Customizing Gitea

Customizing Gitea is typically done using the custom folder. This is the central place to override configuration settings, templates, etc.

If Gitea is deployed from binary, all default paths will be relative to the gitea binary. If installed from a distribution, these paths will likely be modified to the Linux Filesystem Standard. Gitea will create required folders, including custom/. Application settings are configured in custom/conf/app.ini. Distributions may provide a symlink for custom using /etc/gitea/.

If the custom folder can’t be found next to the binary, check the GITEA_CUSTOM environment variable; this can be used to override the default path to something else. GITEA_CUSTOM might, for example, be set by an init script.

Note: Gitea must perform a full restart to see configuration changes.

Customizing /robots.txt

To make Gitea serve a custom /robots.txt (default: empty 404), create a file called robots.txt in the custom folder with expected contents.

Serving custom public files

To make Gitea serve custom public files (like pages and images), use the folder custom/public/ as the webroot. Symbolic links will be followed.

For example, a file image.png stored in custom/public/, can be accessed with the url http://gitea.domain.tld/image.png.

Changing the default avatar

Place the png image at the following path: custom/public/img/avatar\_default.png

Customizing Gitea pages

The custom/templates folder allows changing every single page of Gitea. Templates to override can be found in the templates directory of Gitea source. Override by making a copy of the file under custom/templates using a full path structure matching source.

Any statement contained inside {{ and }} are Gitea’s templete syntax and shouldn’t be touched without fully understanding these components.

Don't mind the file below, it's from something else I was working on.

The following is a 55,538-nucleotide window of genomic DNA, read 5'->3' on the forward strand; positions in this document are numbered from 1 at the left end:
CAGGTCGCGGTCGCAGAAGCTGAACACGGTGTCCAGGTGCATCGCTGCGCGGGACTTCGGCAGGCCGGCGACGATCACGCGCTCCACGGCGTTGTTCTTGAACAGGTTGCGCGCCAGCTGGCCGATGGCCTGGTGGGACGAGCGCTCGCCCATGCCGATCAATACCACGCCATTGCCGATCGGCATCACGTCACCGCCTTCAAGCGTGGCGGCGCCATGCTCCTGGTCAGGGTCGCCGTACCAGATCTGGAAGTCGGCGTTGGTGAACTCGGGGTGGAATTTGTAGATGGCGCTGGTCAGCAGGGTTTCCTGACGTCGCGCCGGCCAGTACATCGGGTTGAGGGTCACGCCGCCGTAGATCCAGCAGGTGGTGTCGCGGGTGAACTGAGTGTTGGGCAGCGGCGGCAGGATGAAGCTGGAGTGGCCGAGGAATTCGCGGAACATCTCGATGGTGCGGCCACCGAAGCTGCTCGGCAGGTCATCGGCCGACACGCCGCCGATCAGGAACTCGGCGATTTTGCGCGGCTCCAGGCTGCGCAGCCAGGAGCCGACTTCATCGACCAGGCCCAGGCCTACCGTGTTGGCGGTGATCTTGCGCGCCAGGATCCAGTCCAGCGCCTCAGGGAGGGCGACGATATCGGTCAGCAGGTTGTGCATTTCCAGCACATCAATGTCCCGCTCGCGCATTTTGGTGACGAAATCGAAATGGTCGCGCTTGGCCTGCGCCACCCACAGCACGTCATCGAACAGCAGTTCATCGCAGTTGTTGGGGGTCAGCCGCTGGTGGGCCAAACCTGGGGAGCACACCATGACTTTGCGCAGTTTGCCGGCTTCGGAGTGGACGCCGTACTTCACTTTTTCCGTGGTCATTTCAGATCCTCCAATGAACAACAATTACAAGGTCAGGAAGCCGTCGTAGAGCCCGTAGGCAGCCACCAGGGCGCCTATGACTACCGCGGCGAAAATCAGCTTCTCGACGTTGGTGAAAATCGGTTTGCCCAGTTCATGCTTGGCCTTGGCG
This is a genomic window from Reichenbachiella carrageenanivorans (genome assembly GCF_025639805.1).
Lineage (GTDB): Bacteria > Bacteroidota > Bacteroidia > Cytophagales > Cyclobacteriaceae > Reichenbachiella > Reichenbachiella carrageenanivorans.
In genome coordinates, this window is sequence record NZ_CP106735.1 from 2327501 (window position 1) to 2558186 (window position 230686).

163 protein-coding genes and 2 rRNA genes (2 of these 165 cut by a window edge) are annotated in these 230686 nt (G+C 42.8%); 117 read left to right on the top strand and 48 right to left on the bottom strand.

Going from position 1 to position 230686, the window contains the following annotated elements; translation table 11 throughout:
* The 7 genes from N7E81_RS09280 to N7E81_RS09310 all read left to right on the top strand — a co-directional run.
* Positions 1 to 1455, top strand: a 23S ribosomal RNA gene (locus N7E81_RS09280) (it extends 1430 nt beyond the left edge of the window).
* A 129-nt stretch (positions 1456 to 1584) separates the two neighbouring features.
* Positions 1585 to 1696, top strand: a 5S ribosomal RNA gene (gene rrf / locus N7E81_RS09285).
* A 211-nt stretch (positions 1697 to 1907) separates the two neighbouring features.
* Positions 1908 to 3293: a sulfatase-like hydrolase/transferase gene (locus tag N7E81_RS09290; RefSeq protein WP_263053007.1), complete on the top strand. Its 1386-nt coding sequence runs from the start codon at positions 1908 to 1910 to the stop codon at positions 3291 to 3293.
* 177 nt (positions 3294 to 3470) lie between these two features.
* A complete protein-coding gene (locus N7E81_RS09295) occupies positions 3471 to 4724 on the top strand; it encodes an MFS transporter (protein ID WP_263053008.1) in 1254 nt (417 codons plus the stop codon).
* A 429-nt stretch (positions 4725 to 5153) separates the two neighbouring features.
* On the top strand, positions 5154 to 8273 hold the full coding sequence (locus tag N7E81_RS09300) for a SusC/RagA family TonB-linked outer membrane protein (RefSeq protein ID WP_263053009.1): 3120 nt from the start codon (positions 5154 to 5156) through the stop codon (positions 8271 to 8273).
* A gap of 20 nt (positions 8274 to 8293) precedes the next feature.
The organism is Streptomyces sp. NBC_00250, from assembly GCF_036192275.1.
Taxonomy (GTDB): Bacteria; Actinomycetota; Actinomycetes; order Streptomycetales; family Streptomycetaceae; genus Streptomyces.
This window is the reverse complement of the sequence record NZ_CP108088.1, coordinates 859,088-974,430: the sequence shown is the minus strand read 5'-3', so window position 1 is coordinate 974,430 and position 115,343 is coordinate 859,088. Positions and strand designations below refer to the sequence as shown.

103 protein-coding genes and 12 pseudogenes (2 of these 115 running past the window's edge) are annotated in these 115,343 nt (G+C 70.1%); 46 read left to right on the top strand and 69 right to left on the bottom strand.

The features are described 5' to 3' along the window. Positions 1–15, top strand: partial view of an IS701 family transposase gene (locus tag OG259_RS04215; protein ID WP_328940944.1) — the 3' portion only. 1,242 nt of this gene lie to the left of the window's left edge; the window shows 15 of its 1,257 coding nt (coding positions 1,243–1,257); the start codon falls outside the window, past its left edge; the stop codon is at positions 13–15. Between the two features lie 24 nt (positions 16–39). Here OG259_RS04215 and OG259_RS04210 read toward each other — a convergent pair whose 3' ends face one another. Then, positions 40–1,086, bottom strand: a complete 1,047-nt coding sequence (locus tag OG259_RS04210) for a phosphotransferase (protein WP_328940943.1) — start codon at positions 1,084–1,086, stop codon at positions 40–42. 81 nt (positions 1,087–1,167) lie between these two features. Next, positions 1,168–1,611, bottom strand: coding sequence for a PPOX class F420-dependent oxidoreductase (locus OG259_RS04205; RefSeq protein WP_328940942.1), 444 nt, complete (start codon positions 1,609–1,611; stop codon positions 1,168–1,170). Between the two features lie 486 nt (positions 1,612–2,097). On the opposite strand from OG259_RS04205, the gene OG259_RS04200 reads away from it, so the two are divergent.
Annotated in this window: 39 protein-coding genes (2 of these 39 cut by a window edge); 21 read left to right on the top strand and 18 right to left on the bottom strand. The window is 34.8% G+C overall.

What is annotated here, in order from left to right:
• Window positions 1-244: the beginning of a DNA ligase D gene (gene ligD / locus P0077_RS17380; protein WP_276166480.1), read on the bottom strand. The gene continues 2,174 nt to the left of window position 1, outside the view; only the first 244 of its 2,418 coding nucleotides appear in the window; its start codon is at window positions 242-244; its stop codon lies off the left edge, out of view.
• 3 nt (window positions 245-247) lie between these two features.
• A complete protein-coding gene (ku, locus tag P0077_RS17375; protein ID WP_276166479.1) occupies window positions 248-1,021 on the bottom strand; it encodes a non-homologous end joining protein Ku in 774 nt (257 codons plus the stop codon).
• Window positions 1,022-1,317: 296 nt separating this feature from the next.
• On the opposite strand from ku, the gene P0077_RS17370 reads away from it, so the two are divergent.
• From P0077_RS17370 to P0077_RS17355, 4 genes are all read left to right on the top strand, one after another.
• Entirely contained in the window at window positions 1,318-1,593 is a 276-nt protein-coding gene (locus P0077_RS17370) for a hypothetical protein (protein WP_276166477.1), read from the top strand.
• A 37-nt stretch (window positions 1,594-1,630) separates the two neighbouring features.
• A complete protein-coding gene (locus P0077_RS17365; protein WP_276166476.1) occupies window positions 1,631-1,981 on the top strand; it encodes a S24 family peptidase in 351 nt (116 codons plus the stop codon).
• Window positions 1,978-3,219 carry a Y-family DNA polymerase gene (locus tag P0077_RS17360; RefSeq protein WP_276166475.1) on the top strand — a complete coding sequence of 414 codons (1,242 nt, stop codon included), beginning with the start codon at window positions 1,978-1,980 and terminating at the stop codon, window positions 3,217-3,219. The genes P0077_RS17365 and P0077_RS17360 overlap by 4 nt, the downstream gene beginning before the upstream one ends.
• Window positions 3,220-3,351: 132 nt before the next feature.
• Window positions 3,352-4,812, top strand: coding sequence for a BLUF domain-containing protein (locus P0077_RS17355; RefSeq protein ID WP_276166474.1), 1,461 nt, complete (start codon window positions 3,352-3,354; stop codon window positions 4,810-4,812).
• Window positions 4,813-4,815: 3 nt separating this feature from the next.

If all you want is to add extra links to the top navigation bar, or extra tabs to the repository view, you can put them in extra_links.tmpl and extra_tabs.tmpl inside your custom/templates/custom/ directory.

For instance, let’s say you are in Germany and must add the famously legally-required “Impressum”/about page, listing who is responsible for the site’s content: just place it under your “custom/public/” directory (for instance custom/public/impressum.html) and put a link to it in custom/templates/custom/extra_links.tmpl.

To match the current style, the link should have the class name “item”, and you can use {{AppSubUrl}} to get the base URL: <a class="item" href="{{AppSubUrl}}/impressum.html">Impressum</a>

You can add new tabs in the same way, putting them in extra_tabs.tmpl. The exact HTML needed to match the style of other tabs is in the file templates/repo/header.tmpl (source in GitHub)

Other additions to the page

Apart from extra_links.tmpl and extra_tabs.tmpl, there are other useful templates you can put in your custom/templates/custom/ directory:

  • header.tmpl, just before the end of the <head> tag where you can add custom CSS files for instance.
  • body_outer_pre.tmpl, right after the start of <body>.
  • body_inner_pre.tmpl, before the top navigation bar, but already inside the main container <div class="full height">.
  • body_inner_post.tmpl, before the end of the main container.
  • body_outer_post.tmpl, before the bottom <footer> element.
  • footer.tmpl, right before the end of the <body> tag, a good place for additional Javascript.

Customizing gitignores, labels, licenses, locales, and readmes.

Place custom files in corresponding sub-folder under custom/options.